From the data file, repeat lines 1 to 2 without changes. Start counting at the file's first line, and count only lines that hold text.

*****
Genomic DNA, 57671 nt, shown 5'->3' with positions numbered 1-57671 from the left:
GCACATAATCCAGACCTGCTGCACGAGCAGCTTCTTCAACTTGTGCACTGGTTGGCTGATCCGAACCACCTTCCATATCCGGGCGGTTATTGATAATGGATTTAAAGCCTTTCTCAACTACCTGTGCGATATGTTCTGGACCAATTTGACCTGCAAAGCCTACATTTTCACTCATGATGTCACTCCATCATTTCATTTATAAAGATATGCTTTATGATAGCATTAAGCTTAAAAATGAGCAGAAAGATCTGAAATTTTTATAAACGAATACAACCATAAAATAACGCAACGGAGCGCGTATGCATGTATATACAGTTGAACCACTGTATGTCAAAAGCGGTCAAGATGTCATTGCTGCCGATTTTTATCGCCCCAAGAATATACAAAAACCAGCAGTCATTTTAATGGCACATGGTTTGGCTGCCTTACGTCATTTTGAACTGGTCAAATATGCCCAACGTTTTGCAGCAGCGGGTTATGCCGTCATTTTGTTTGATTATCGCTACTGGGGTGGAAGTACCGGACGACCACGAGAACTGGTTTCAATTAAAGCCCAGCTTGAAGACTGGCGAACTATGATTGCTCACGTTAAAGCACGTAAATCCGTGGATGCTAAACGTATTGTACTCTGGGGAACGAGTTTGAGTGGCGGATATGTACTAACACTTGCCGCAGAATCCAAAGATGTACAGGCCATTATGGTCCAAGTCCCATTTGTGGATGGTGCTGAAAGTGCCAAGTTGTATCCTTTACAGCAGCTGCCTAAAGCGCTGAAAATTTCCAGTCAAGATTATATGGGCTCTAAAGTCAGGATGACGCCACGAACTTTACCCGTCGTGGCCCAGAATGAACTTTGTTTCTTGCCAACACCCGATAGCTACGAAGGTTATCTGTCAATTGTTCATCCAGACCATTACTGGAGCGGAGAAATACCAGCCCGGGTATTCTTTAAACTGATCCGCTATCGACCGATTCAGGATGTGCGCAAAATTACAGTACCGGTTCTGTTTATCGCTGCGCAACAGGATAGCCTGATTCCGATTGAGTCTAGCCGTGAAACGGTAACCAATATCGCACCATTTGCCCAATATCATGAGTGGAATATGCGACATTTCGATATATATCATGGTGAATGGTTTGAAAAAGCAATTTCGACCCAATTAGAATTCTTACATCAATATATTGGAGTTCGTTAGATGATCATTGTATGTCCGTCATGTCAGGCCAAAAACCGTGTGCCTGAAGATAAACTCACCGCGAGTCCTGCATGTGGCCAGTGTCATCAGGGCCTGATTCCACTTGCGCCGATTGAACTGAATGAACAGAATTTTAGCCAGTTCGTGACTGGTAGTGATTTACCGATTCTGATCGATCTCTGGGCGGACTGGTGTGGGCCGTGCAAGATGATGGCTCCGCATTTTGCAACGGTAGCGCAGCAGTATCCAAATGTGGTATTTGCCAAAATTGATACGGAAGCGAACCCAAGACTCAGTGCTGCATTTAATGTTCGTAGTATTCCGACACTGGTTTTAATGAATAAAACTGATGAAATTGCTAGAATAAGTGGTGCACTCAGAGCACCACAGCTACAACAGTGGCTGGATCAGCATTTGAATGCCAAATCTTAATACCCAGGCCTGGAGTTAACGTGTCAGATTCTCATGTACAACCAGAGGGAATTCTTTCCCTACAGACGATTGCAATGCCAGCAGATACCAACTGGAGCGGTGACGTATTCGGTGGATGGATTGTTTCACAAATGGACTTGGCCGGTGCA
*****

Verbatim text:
Genomic DNA, 57671 nt, shown 5'->3' with positions numbered 1-57671 from the left:
GCACATAATCCAGACCTGCTGCACGAGCAGCTTCTTCAACTTGTGCACTGGTTGGCTGATCCGAACCACCTTCCATATCCGGGCGGTTATTGATAATGGATTTAAAGCCTTTCTCAACTACCTGTGCGATATGTTCTGGACCAATTTGACCTGCAAAGCCTACATTTTCACTCATGATGTCACTCCATCATTTCATTTATAAAGATATGCTTTATGATAGCATTAAGCTTAAAAATGAGCAGAAAGATCTGAAATTTTTATAAACGAATACAACCATAAAATAACGCAACGGAGCGCGTATGCATGTATATACAGTTGAACCACTGTATGTCAAAAGCGGTCAAGATGTCATTGCTGCCGATTTTTATCGCCCCAAGAATATACAAAAACCAGCAGTCATTTTAATGGCACATGGTTTGGCTGCCTTACGTCATTTTGAACTGGTCAAATATGCCCAACGTTTTGCAGCAGCGGGTTATGCCGTCATTTTGTTTGATTATCGCTACTGGGGTGGAAGTACCGGACGACCACGAGAACTGGTTTCAATTAAAGCCCAGCTTGAAGACTGGCGAACTATGATTGCTCACGTTAAAGCACGTAAATCCGTGGATGCTAAACGTATTGTACTCTGGGGAACGAGTTTGAGTGGCGGATATGTACTAACACTTGCCGCAGAATCCAAAGATGTACAGGCCATTATGGTCCAAGTCCCATTTGTGGATGGTGCTGAAAGTGCCAAGTTGTATCCTTTACAGCAGCTGCCTAAAGCGCTGAAAATTTCCAGTCAAGATTATATGGGCTCTAAAGTCAGGATGACGCCACGAACTTTACCCGTCGTGGCCCAGAATGAACTTTGTTTCTTGCCAACACCCGATAGCTACGAAGGTTATCTGTCAATTGTTCATCCAGACCATTACTGGAGCGGAGAAATACCAGCCCGGGTATTCTTTAAACTGATCCGCTATCGACCGATTCAGGATGTGCGCAAAATTACAGTACCGGTTCTGTTTATCGCTGCGCAACAGGATAGCCTGATTCCGATTGAGTCTAGCCGTGAAACGGTAACCAATATCGCACCATTTGCCCAATATCATGAGTGGAATATGCGACATTTCGATATATATCATGGTGAATGGTTTGAAAAAGCAATTTCGACCCAATTAGAATTCTTACATCAATATATTGGAGTTCGTTAGATGATCATTGTATGTCCGTCATGTCAGGCCAAAAACCGTGTGCCTGAAGATAAACTCACCGCGAGTCCTGCATGTGGCCAGTGTCATCAGGGCCTGATTCCACTTGCGCCGATTGAACTGAATGAACAGAATTTTAGCCAGTTCGTGACTGGTAGTGATTTACCGATTCTGATCGATCTCTGGGCGGACTGGTGTGGGCCGTGCAAGATGATGGCTCCGCATTTTGCAACGGTAGCGCAGCAGTATCCAAATGTGGTATTTGCCAAAATTGATACGGAAGCGAACCCAAGACTCAGTGCTGCATTTAATGTTCGTAGTATTCCGACACTGGTTTTAATGAATAAAACTGATGAAATTGCTAGAATAAGTGGTGCACTCAGAGCACCACAGCTACAACAGTGGCTGGATCAGCATTTGAATGCCAAATCTTAATACCCAGGCCTGGAGTTAACGTGTCAGATTCTCATGTACAACCAGAGGGAATTCTTTCCCTACAGACGATTGCAATGCCAGCAGATACCAACTGGAGCGGTGACGTATTCGGTGGATGGATTGTTTCACAAATGGACTTGGCCGGTGCA